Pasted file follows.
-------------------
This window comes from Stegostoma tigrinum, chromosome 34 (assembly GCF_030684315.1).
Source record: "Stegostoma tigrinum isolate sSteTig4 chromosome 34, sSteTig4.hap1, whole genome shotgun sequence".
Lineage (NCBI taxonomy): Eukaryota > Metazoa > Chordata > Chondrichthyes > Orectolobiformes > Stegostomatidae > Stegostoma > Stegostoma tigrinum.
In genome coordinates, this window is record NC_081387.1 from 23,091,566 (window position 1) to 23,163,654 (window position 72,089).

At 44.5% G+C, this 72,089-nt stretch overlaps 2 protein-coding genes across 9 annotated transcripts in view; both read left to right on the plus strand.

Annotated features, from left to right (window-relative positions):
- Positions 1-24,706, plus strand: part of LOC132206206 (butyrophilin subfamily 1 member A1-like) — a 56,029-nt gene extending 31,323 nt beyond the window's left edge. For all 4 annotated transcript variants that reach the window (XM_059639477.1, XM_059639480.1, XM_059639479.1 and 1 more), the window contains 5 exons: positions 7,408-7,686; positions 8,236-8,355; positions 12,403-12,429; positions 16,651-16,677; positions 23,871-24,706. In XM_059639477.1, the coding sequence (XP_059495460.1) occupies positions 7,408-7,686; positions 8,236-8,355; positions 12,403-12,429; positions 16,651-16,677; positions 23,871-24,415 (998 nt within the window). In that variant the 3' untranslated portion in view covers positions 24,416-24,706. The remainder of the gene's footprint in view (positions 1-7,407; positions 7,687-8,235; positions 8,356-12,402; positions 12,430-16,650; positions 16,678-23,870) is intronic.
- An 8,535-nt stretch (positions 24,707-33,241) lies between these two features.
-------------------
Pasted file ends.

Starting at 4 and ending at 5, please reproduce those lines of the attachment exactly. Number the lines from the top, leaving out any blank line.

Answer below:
In genome coordinates, this window is record NC_081387.1 from 23,091,566 (window position 1) to 23,163,654 (window position 72,089).

At 44.5% G+C, this 72,089-nt stretch overlaps 2 protein-coding genes across 9 annotated transcripts in view; both read left to right on the plus strand.